They plan to begin bargaining with the media companies after the first of the year. That will certainly change the complexion of the writers impasse, most likely providing additional leverage to the networks and studios. If the directors manage to cut a quick deal, the Writers Guild will be under even more pressure to resume contract talks. Michael Apted, president of the directors’ guild, said the DGA would wait until January in order to give the writers and companies "one last chance to get back to the table." Here's more from the NYT:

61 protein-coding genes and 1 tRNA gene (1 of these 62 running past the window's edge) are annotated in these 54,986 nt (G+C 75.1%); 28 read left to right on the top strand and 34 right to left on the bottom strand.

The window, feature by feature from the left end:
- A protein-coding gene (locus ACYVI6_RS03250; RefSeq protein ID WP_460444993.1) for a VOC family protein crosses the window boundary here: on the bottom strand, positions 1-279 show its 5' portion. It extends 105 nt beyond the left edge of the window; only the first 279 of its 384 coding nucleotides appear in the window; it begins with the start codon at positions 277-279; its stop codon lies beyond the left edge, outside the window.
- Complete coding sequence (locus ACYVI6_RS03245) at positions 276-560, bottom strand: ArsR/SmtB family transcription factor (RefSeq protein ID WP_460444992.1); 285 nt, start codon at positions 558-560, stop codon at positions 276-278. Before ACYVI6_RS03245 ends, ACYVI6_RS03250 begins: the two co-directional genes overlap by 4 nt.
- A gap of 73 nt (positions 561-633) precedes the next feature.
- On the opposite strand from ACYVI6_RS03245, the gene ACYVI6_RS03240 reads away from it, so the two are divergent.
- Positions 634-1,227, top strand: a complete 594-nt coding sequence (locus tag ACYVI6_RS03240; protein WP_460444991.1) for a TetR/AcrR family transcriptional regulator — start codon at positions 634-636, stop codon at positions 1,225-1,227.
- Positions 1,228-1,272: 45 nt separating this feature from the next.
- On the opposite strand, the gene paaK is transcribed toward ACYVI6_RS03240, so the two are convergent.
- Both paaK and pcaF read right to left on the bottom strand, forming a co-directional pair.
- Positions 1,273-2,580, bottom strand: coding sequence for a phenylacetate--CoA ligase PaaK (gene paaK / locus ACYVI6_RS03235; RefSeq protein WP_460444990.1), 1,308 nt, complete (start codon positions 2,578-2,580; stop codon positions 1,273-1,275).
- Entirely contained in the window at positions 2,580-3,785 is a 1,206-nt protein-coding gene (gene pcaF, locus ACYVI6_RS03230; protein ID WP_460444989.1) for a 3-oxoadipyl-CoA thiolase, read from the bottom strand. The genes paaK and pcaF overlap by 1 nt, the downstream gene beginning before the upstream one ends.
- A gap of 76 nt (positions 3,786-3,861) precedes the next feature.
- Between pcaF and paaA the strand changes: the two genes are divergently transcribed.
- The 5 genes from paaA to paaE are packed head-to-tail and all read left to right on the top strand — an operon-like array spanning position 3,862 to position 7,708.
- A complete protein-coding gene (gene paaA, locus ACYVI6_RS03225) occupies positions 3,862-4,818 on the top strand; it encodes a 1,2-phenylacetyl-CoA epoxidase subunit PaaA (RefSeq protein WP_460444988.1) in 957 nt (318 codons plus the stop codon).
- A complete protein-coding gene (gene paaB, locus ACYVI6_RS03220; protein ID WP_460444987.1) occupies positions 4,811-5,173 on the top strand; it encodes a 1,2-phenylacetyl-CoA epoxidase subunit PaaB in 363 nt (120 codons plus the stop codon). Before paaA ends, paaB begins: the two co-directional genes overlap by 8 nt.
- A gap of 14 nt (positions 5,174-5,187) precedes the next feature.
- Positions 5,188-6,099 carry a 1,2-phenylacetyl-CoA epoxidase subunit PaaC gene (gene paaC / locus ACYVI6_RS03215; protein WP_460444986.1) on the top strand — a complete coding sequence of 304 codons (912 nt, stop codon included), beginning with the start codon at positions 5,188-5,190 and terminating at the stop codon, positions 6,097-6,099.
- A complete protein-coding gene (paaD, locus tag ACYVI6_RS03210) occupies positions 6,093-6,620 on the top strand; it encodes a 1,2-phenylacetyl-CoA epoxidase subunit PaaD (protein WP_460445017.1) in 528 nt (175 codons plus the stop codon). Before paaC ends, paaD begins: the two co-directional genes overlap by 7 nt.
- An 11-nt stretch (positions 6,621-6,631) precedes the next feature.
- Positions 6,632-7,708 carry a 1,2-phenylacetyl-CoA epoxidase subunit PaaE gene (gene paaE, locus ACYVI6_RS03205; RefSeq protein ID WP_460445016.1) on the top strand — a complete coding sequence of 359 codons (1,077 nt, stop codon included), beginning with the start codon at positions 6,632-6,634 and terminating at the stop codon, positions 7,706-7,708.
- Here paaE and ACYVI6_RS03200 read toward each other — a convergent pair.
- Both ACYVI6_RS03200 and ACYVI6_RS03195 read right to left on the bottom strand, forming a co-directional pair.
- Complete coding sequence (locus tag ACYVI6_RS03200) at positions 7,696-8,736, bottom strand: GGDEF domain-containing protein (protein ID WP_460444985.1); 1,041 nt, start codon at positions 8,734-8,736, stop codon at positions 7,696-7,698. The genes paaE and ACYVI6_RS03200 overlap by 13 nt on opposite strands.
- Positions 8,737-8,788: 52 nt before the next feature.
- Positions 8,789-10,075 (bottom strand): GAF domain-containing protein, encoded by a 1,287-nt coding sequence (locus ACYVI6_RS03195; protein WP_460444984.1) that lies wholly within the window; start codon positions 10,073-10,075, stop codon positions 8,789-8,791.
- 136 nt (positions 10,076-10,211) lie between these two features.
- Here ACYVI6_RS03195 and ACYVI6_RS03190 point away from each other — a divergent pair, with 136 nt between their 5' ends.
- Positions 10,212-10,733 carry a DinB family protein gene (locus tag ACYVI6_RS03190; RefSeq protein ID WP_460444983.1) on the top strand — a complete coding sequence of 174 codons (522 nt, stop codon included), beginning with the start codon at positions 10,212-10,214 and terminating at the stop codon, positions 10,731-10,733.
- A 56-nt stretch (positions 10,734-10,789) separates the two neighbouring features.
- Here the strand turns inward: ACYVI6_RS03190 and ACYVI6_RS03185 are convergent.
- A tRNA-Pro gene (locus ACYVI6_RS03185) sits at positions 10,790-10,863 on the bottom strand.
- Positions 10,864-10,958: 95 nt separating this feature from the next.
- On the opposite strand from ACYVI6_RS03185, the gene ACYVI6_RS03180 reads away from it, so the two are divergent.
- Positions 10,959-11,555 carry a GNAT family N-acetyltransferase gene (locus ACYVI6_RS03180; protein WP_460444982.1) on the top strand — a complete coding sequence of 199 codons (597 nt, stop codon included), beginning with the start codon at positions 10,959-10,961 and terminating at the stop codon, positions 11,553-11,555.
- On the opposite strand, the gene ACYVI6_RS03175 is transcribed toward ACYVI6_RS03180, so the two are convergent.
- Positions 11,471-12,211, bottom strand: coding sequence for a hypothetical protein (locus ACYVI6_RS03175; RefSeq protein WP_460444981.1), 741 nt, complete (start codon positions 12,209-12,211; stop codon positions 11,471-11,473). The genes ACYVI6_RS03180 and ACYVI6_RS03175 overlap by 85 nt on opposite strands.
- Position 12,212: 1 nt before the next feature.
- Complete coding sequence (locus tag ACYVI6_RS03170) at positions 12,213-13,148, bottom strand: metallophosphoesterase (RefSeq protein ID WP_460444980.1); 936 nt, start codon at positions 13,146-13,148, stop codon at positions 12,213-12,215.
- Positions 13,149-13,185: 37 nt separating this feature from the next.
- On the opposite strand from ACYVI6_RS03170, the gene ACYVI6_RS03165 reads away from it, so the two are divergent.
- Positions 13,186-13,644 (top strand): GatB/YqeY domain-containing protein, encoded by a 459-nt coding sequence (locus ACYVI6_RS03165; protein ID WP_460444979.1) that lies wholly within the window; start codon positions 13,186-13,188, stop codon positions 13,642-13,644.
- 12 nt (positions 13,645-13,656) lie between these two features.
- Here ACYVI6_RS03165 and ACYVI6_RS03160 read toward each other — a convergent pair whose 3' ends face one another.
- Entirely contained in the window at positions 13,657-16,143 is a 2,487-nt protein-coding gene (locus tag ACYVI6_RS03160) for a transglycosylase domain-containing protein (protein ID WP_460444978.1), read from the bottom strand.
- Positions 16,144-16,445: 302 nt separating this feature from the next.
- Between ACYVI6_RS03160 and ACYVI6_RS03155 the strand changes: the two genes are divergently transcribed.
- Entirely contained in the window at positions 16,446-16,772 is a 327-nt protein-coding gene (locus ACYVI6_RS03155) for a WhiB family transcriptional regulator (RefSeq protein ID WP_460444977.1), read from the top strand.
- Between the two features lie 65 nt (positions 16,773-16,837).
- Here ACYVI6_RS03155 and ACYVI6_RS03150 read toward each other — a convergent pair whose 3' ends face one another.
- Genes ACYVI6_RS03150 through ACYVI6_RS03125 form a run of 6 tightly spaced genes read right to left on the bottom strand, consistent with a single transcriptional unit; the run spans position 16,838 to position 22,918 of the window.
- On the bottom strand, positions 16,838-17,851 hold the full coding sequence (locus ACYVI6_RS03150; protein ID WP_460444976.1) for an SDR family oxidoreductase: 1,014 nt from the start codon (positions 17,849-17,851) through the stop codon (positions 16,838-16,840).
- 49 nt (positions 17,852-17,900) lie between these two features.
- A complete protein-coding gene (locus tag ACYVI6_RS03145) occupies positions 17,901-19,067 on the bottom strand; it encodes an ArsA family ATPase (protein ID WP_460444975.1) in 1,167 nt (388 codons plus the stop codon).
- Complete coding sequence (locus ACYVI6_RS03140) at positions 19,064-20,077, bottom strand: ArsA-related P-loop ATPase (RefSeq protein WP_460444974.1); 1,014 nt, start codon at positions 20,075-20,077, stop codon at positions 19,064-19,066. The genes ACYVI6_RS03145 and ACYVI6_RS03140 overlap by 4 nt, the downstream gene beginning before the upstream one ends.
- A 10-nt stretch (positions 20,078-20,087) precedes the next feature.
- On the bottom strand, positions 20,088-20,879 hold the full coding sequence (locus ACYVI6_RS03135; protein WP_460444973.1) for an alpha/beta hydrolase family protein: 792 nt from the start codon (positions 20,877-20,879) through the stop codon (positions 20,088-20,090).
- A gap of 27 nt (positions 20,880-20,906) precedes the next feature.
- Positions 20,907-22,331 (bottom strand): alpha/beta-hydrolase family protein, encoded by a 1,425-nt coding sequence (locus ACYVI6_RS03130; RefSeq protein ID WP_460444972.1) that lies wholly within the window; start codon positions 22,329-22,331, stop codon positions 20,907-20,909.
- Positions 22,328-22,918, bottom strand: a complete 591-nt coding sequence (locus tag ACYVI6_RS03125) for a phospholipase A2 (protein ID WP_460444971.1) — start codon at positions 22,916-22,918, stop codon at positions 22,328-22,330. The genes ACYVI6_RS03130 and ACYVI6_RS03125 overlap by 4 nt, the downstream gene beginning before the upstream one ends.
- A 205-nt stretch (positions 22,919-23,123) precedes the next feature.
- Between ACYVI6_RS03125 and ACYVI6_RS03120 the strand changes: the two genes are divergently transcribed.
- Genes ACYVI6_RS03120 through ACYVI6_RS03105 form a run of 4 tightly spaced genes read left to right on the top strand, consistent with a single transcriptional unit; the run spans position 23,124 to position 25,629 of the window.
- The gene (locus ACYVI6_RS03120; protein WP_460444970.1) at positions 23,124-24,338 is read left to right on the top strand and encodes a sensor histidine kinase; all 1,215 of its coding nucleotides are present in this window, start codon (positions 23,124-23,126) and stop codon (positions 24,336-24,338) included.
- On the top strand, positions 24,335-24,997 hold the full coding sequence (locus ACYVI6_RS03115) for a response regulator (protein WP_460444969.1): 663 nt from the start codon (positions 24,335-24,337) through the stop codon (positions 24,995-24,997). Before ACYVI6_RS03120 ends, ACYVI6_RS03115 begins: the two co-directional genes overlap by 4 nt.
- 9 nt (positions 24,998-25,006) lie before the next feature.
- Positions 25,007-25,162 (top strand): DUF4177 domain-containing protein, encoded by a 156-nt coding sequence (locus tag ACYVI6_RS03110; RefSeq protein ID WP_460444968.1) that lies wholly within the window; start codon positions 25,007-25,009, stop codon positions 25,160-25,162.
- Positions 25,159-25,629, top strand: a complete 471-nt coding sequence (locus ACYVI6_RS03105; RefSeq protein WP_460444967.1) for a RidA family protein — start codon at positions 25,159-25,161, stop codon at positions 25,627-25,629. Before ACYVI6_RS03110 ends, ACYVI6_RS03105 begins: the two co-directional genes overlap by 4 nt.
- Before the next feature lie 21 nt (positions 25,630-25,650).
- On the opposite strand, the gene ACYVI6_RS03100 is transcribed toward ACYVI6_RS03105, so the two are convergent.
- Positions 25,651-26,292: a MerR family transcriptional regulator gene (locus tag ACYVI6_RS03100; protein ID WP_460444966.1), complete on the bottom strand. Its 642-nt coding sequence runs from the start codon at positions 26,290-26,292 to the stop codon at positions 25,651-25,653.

The directors are being assisted by Kenneth Ziffren, an industry lawyer who is credited with having brokered an end to the five-month writers’ strike in 1988. And they come armed with independent research that could offer a fresh approach to compensation for the distribution of movies and shows over the Internet. The directors’ arrival on the scene is sure to send both the producers and the writers scrambling for advantage from the changed situation. Screenwriters may find support for their demands that companies raise their offers for new media compensation. Employers, meanwhile, may hope to strike a deal that will attract some in the writers’ guilds to advocate a settlement on similar terms.